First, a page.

In 1954, shortly after the Amami Islands reverted to Japan, Yoshio Horikawa of Hiroshima University, who is a pioneer of Japanese plant morphology, arrived with some students in the islands. This visit for the purpose of botanical research was ultimately a significant encounter with the forest of his birthplace. He met Professor Sumihiko Hatsushima, an authority in tropical plant classification in 1955, and a walk through thick Kinsakubaru made a lasting impression. Viola amamiana, Oxalis amamiana and other new species started to be found one after another along the mountain streams of Sumiyo River in 1985. Since such discoveries were extremely unusual in Japan, a country that undertakes botanical research very thoroughly, the news generated great interest.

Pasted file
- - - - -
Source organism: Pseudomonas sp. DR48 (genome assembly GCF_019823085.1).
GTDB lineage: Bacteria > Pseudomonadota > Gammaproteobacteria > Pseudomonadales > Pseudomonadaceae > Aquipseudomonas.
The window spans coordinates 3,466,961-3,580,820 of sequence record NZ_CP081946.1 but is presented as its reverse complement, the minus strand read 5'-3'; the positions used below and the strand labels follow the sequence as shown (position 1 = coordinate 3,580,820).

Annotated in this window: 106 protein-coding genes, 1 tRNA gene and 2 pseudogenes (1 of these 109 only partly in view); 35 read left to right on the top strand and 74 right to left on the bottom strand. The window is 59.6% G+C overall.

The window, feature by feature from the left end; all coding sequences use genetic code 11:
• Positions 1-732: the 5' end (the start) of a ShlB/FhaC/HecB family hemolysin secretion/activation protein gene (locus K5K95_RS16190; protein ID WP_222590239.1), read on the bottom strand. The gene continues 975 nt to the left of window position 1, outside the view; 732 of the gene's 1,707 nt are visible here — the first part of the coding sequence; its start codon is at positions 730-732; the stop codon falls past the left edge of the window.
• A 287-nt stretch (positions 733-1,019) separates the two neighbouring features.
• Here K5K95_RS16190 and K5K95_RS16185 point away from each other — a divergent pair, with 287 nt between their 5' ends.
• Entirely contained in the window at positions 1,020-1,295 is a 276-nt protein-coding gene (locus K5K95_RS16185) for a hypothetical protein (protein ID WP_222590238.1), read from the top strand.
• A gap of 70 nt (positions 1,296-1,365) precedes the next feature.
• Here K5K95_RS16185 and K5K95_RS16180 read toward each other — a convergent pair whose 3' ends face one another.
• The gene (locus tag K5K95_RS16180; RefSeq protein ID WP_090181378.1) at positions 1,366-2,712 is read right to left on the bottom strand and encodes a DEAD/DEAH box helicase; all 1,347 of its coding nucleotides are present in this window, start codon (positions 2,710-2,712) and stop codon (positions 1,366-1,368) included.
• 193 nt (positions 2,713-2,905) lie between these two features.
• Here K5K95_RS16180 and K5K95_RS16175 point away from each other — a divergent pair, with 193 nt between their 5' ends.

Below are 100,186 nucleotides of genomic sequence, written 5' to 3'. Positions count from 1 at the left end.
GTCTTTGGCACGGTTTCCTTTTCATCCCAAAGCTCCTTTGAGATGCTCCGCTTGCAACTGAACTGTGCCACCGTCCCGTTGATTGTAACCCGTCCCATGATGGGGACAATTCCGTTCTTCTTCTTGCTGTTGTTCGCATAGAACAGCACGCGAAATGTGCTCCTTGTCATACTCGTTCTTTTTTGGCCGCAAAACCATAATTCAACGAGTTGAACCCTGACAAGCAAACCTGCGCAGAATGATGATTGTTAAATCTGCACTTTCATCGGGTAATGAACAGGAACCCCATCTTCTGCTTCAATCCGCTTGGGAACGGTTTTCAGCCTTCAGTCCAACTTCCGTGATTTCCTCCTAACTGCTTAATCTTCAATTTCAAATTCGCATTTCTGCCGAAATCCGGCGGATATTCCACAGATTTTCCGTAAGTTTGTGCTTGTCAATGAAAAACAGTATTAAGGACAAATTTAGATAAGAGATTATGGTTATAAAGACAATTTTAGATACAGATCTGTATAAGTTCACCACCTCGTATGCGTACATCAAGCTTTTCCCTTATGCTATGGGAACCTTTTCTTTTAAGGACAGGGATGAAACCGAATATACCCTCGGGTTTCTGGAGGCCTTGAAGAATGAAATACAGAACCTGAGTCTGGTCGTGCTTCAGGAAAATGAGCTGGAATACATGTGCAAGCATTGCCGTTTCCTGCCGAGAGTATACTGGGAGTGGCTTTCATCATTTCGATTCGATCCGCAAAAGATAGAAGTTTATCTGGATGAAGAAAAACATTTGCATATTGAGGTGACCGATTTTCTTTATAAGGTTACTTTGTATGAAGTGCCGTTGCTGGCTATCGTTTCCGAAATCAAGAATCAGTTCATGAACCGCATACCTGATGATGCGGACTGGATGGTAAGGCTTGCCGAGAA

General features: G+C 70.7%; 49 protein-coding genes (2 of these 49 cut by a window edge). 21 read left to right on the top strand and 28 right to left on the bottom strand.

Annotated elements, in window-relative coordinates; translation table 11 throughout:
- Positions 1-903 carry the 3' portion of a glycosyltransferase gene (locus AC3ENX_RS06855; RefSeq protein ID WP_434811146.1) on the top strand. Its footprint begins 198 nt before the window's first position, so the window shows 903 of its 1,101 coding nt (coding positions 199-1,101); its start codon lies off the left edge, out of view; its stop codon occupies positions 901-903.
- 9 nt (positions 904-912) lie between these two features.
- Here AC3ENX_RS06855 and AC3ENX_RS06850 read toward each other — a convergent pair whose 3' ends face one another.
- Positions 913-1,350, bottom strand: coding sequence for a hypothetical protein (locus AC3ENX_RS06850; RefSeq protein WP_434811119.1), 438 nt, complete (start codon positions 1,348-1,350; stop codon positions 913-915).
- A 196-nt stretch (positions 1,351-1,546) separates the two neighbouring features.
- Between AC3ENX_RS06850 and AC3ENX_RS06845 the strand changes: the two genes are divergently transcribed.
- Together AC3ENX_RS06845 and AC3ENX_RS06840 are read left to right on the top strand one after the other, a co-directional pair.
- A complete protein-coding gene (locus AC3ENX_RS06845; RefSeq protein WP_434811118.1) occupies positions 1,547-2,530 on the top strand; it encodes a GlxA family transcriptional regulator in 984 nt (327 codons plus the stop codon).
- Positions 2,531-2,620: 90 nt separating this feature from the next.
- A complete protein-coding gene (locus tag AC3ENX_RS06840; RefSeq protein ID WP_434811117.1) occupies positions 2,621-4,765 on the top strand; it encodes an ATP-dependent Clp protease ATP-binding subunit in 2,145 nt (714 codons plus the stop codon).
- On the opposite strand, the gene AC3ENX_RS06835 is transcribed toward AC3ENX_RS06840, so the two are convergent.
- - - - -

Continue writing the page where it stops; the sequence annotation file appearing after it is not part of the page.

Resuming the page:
Hatsushima felt that “together with the Okinawa Islands, Amami Oshima and Tokunoshima were the islands that separated from the Asian continent the earliest. They’re a unique biological zone that deserves more of attention.” This short piece condenses the importance and magnificence of Amami’s nature. May we all attain a better understanding of the rare nature of Amami, because it is essential that we love our nature.